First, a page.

For anyone searching for a particular dog to own and love, the Celtic Classic Dog Show at the York Expo Center this past weekend was a good place to start.
And, you missed what might be the most glorious Saint Bernard in the country. And you missed the chance to fall in love with a Leonberger. Really.
One website estimated there were 7,000 dogs at the five-day York Expo Center event, one official estimated 10,000 different entries. It is a joint effort of the Lancaster Kennel Club, the York Kennel Club and the Delaware County Kennel Club. That’s a lot of bark– and the show was free to dog-loving visitors.
From the tiny Affenpinscher (seven pounds) and Papillon (five pounds) to the giant Saint Bernard (190 pounds), the show had it all. It’s been called the biggest show on the east coast, and canines and their handlers filled up all the Expo Center’s main buildings.
The most common female dog names in 2018—
The most common male dog names–
One of the rock stars here did not take his name from this list.
Aristo is a lovable, beautiful 190-pound Saint Bernard from New Jersey. Aristo is on track to snap a record for Specialty Best of Show winners since he now has 51 blue ribbons in his trophy case. The record is 58. He stood patiently Sunday while his handler bathed him, and then blow-dried him for 35 minutes.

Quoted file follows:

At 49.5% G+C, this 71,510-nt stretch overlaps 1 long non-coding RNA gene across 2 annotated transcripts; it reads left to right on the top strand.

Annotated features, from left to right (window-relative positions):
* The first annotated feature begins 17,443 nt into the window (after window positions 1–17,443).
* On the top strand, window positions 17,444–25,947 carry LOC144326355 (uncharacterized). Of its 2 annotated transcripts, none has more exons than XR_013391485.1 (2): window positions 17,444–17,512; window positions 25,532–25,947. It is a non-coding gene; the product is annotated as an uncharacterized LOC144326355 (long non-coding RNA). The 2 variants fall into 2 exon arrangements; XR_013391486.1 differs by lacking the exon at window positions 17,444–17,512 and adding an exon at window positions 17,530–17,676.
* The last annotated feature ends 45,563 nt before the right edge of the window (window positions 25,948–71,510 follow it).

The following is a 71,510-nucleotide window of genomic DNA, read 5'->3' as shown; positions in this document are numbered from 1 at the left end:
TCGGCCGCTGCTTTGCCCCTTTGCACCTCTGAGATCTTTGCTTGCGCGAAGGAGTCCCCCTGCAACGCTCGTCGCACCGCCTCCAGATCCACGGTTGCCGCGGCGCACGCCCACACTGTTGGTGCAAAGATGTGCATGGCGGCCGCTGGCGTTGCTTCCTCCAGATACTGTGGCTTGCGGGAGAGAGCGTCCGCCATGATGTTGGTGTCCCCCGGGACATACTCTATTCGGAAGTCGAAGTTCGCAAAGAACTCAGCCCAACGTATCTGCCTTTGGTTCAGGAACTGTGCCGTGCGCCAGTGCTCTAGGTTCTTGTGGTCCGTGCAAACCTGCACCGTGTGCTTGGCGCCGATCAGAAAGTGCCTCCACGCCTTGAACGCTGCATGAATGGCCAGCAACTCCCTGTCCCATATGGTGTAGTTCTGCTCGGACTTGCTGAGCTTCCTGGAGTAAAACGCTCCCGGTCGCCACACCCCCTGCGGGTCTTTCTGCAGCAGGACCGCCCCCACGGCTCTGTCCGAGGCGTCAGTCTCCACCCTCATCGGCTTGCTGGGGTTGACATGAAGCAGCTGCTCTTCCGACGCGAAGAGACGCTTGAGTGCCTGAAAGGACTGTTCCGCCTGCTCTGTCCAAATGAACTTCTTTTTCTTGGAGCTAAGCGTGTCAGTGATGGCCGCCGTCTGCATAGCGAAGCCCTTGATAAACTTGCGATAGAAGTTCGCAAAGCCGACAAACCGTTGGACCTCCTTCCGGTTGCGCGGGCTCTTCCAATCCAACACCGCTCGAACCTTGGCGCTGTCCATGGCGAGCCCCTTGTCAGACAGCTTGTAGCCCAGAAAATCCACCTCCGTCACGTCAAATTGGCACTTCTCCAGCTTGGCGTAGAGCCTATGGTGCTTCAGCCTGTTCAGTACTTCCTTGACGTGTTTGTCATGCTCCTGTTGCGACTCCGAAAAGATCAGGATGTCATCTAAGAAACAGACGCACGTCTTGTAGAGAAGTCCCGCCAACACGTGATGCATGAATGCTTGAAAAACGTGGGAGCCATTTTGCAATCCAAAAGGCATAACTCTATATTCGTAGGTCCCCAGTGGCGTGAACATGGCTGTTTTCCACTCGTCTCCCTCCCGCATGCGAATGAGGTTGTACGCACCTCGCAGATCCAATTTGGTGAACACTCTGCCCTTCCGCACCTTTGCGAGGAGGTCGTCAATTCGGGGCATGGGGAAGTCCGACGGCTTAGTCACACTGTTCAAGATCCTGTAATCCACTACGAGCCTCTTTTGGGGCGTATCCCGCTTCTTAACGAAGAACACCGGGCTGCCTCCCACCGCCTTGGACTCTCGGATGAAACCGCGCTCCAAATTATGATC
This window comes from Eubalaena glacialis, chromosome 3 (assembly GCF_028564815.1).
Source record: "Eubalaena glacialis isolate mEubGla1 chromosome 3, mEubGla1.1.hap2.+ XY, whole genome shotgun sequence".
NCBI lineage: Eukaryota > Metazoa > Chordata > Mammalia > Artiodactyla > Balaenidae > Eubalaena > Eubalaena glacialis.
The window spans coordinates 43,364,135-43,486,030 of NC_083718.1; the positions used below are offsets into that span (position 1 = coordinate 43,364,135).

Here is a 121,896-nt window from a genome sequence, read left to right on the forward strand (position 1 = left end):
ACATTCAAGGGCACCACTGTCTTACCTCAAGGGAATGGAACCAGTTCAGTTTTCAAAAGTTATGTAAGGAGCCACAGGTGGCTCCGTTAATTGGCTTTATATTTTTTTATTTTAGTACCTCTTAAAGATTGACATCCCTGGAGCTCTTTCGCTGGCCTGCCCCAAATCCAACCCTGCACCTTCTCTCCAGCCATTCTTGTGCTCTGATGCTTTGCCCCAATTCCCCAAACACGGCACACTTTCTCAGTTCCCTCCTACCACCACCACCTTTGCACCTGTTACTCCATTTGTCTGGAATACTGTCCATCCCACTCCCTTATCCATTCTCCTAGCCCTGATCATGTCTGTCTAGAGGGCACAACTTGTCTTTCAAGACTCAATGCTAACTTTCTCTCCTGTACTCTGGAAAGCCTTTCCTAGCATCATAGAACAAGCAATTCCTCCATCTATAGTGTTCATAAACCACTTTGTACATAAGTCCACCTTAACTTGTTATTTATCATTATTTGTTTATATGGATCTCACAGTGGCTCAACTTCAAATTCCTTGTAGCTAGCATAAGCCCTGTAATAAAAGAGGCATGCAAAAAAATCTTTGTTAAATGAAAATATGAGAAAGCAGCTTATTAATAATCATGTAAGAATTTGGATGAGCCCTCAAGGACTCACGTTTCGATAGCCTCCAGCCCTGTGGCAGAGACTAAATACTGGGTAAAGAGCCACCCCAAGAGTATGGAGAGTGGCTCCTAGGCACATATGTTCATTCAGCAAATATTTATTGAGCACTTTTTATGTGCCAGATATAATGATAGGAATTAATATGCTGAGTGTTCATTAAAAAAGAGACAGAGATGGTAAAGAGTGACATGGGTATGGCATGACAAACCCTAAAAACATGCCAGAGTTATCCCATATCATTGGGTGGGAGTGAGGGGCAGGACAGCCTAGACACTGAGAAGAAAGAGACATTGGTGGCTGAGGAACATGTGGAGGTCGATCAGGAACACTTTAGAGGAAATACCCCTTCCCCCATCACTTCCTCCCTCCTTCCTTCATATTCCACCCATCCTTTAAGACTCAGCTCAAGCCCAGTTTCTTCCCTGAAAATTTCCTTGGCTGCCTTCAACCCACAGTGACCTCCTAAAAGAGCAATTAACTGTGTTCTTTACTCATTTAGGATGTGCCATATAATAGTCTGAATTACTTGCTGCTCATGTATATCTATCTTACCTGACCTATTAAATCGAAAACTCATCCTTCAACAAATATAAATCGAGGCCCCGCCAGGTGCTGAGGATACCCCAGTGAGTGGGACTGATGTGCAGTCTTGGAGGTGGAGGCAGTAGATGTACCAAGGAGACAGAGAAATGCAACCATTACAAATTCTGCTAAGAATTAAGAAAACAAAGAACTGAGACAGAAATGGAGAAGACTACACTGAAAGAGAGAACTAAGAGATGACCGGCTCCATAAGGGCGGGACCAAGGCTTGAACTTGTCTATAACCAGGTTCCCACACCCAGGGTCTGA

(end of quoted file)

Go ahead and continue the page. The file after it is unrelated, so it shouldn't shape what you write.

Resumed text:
Unfortunately, neither Aristo or a Leonberger won a group title. The Best of Show went to a Pembroke Welsh Corgi. Group winners were a Lagotto Romagnolo, Whippet, Great Pyrenees, Skye Terrier, Pekingese, and Chow Chow.
Earlier in the show ring, a dozen or so Leonbergers jogged around the track. Leonbergers have only been an American Kennel Club breed since 2010. Their coloring and size remind some people of an extra-large German Shepherd. The personality, however, is typical of the three large and laid-back dogs that were bred to create the “Leo”.
“In the mid-1800s, an exotic-animal dealer combined Saint Bernard, Newfoundland, Great Pyrenees, and other breeds to create the Leonberger. Some say the idea was to make a dog that looked like the lion on the seal of the town of Leonberg, today in Southern Germany.”
“While developed as all-around working dogs—equipped for everything from water rescue to carting—their majestic appearance and sweet natures made them popular as companions to Europe’s rich and royal. Leonbergers came to the United States in the late 1970s,” according to the AKC.
The AKC announced last year its nationwide registration statistics, revealing that for the twentieth consecutive year, the Labrador Retriever is the most popular breed in America.